The Ideological Matrix of Science: Natural Selection and Immunity as Case Studies

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Abstract
The modern concept of ideology was established by the liberal politician and philosopher Destutt de Tracy, with the objective of creating an all-embracing and general science of ideas, which followed the sensualist and empiricist trend initiated by Locke that culminated in the positivism of Comte. Natural selection and immunity are two key concepts in the history of biology that were strongly based on the Malthusian concept of struggle for existence. This concept wrongly assumed that population grew faster than the means of existence. This “natural” law contained implicitly the idea that the poor and least gifted would not survive. This idea led to the progressive development of the concept of natural selection, whose definitive version was given by Darwin. Mechnikov took the concepts of struggle for existence and natural selection and conceived infectious diseases as a struggle between a host and its invader, the so-called phagocytosis theory. This theory created the necessity to possess mechanisms to discriminate between the own and the foreign, and led to the conception of the immune self. These concepts were not developed from ideas coming from perceptions or sensations, but from ideas coming from their values: individual interest, inevitable inequality, property, utility and profit. Values are ideals that constitute an ideological matrix which exerts a numinous activity and influence the development of our future actions. In consequence, science and its practice cannot avoid and ignore the values that drive them and impulse them towards certain directions.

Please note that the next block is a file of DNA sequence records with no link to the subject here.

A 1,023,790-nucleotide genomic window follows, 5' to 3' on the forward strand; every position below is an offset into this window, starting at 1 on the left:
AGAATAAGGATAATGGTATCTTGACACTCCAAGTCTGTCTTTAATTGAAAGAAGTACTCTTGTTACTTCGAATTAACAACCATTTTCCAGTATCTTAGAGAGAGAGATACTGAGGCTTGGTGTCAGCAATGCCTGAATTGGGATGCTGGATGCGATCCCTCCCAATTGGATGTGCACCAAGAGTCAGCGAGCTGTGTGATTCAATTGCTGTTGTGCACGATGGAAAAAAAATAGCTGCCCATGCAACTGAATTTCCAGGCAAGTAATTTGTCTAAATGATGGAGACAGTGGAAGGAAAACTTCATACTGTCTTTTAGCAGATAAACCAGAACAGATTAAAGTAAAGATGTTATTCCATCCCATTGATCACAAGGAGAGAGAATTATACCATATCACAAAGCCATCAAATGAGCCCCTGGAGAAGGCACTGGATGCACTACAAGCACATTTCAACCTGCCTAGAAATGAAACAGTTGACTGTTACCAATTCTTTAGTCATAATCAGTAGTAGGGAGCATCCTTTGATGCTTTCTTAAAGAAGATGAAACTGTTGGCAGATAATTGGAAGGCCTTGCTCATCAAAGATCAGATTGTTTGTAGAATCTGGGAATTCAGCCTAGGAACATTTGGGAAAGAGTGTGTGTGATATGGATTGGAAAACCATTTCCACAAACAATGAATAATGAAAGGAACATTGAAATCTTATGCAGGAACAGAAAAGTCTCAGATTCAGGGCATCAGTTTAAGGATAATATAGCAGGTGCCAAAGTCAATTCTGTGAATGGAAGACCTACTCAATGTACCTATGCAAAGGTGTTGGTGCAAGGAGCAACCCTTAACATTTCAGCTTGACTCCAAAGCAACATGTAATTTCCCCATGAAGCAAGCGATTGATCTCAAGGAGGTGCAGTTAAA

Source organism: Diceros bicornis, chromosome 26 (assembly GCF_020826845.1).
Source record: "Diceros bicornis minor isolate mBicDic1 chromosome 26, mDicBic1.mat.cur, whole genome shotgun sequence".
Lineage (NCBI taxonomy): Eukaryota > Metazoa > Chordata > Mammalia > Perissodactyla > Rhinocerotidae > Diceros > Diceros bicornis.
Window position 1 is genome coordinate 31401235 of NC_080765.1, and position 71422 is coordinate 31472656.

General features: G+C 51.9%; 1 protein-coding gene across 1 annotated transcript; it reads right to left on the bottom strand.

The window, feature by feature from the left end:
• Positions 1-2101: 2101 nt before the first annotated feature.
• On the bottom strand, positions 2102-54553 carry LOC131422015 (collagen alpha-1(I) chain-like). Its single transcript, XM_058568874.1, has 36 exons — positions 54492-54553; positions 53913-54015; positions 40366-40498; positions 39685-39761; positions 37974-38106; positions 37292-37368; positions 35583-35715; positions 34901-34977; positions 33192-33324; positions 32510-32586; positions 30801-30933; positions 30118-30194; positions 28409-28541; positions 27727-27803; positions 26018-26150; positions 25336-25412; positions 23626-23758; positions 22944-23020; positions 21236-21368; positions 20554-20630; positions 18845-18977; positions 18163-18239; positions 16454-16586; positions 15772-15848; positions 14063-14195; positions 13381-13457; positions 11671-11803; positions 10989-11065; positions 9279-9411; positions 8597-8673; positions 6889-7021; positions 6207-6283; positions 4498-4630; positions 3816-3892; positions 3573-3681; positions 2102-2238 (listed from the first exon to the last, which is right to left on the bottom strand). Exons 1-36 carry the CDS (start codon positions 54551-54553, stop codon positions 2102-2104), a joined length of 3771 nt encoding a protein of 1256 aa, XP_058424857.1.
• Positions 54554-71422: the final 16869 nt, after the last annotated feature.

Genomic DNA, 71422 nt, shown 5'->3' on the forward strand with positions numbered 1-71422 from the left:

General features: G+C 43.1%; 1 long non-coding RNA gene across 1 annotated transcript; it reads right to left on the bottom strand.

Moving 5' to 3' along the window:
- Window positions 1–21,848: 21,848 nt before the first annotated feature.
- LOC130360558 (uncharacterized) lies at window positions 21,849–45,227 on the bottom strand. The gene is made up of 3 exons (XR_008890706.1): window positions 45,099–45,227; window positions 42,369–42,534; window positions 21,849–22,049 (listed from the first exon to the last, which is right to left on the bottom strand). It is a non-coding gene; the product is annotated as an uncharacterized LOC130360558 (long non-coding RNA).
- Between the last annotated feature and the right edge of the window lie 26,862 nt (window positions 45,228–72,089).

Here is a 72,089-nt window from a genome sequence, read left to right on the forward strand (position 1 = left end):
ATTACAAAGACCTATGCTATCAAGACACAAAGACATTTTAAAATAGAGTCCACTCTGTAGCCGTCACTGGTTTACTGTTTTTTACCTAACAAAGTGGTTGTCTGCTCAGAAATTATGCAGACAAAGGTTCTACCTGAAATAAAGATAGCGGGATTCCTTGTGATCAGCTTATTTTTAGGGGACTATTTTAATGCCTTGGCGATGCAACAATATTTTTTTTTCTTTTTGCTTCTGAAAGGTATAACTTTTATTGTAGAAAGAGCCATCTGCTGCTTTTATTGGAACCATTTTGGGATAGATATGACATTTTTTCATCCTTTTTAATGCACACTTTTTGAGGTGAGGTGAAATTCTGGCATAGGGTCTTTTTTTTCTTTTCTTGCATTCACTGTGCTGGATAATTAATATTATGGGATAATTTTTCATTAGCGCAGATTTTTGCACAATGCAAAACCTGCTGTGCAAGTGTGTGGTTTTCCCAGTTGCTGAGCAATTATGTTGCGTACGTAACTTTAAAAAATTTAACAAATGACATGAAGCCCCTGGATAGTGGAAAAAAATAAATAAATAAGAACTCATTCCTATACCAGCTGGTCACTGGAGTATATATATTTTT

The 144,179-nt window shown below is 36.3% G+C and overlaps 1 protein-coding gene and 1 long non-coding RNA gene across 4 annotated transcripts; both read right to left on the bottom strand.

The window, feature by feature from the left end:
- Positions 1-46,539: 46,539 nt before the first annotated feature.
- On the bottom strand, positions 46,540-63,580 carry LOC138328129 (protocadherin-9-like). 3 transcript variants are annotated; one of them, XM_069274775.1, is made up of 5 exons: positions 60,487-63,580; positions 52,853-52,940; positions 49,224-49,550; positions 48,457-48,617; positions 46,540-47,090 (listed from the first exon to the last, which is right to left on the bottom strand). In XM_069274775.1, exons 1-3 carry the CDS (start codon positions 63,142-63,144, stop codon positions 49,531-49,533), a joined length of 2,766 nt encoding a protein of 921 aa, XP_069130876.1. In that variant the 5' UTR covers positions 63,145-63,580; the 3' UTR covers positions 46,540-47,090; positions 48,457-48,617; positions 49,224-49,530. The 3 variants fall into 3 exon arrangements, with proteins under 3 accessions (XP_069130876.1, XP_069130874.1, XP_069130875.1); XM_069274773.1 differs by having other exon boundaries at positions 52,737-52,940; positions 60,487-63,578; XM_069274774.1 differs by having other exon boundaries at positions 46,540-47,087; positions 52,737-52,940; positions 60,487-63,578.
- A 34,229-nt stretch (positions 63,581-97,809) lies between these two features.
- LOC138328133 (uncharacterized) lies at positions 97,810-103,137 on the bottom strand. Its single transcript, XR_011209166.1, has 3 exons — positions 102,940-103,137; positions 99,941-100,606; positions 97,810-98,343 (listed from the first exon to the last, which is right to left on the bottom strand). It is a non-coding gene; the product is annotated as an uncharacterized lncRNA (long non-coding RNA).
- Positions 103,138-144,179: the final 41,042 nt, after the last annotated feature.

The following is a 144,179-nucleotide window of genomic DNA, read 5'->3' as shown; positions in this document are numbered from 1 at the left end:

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Archival date: 2020-07-21
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